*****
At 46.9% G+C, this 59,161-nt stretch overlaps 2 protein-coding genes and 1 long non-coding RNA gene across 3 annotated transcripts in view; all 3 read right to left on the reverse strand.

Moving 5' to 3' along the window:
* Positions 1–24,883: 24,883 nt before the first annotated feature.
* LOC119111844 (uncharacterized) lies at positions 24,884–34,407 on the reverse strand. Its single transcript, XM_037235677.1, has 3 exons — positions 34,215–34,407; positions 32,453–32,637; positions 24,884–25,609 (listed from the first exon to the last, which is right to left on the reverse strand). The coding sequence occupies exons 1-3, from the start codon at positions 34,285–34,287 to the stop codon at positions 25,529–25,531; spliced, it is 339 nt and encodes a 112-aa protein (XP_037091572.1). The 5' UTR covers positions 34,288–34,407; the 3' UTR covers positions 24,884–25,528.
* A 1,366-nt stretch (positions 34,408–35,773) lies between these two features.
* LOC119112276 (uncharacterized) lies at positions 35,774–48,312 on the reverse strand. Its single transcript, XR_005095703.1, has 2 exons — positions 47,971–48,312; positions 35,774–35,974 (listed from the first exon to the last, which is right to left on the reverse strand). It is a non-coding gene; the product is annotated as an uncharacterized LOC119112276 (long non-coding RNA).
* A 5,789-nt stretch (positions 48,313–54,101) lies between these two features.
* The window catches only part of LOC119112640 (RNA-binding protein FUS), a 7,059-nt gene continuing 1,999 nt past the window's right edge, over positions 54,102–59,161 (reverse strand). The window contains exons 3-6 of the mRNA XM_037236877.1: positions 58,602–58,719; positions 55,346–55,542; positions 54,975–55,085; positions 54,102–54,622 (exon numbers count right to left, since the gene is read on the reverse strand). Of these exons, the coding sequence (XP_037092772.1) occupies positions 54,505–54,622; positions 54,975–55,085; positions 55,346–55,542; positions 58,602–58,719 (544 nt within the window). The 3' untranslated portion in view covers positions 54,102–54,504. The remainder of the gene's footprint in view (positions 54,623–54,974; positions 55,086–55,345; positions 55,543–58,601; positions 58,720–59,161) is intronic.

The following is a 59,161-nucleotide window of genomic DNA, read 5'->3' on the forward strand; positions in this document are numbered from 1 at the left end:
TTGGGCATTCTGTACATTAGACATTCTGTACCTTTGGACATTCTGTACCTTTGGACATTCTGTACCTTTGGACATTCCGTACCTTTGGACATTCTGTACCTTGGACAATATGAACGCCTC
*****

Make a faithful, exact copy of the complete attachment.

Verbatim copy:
At 46.9% G+C, this 59,161-nt stretch overlaps 2 protein-coding genes and 1 long non-coding RNA gene across 3 annotated transcripts in view; all 3 read right to left on the reverse strand.

Moving 5' to 3' along the window:
* Positions 1–24,883: 24,883 nt before the first annotated feature.
* LOC119111844 (uncharacterized) lies at positions 24,884–34,407 on the reverse strand. Its single transcript, XM_037235677.1, has 3 exons — positions 34,215–34,407; positions 32,453–32,637; positions 24,884–25,609 (listed from the first exon to the last, which is right to left on the reverse strand). The coding sequence occupies exons 1-3, from the start codon at positions 34,285–34,287 to the stop codon at positions 25,529–25,531; spliced, it is 339 nt and encodes a 112-aa protein (XP_037091572.1). The 5' UTR covers positions 34,288–34,407; the 3' UTR covers positions 24,884–25,528.
* A 1,366-nt stretch (positions 34,408–35,773) lies between these two features.
* LOC119112276 (uncharacterized) lies at positions 35,774–48,312 on the reverse strand. Its single transcript, XR_005095703.1, has 2 exons — positions 47,971–48,312; positions 35,774–35,974 (listed from the first exon to the last, which is right to left on the reverse strand). It is a non-coding gene; the product is annotated as an uncharacterized LOC119112276 (long non-coding RNA).
* A 5,789-nt stretch (positions 48,313–54,101) lies between these two features.
* The window catches only part of LOC119112640 (RNA-binding protein FUS), a 7,059-nt gene continuing 1,999 nt past the window's right edge, over positions 54,102–59,161 (reverse strand). The window contains exons 3-6 of the mRNA XM_037236877.1: positions 58,602–58,719; positions 55,346–55,542; positions 54,975–55,085; positions 54,102–54,622 (exon numbers count right to left, since the gene is read on the reverse strand). Of these exons, the coding sequence (XP_037092772.1) occupies positions 54,505–54,622; positions 54,975–55,085; positions 55,346–55,542; positions 58,602–58,719 (544 nt within the window). The 3' untranslated portion in view covers positions 54,102–54,504. The remainder of the gene's footprint in view (positions 54,623–54,974; positions 55,086–55,345; positions 55,543–58,601; positions 58,720–59,161) is intronic.

The following is a 59,161-nucleotide window of genomic DNA, read 5'->3' on the forward strand; positions in this document are numbered from 1 at the left end:
TTGGGCATTCTGTACATTAGACATTCTGTACCTTTGGACATTCTGTACCTTTGGACATTCTGTACCTTTGGACATTCCGTACCTTTGGACATTCTGTACCTTGGACAATATGAACGCCTC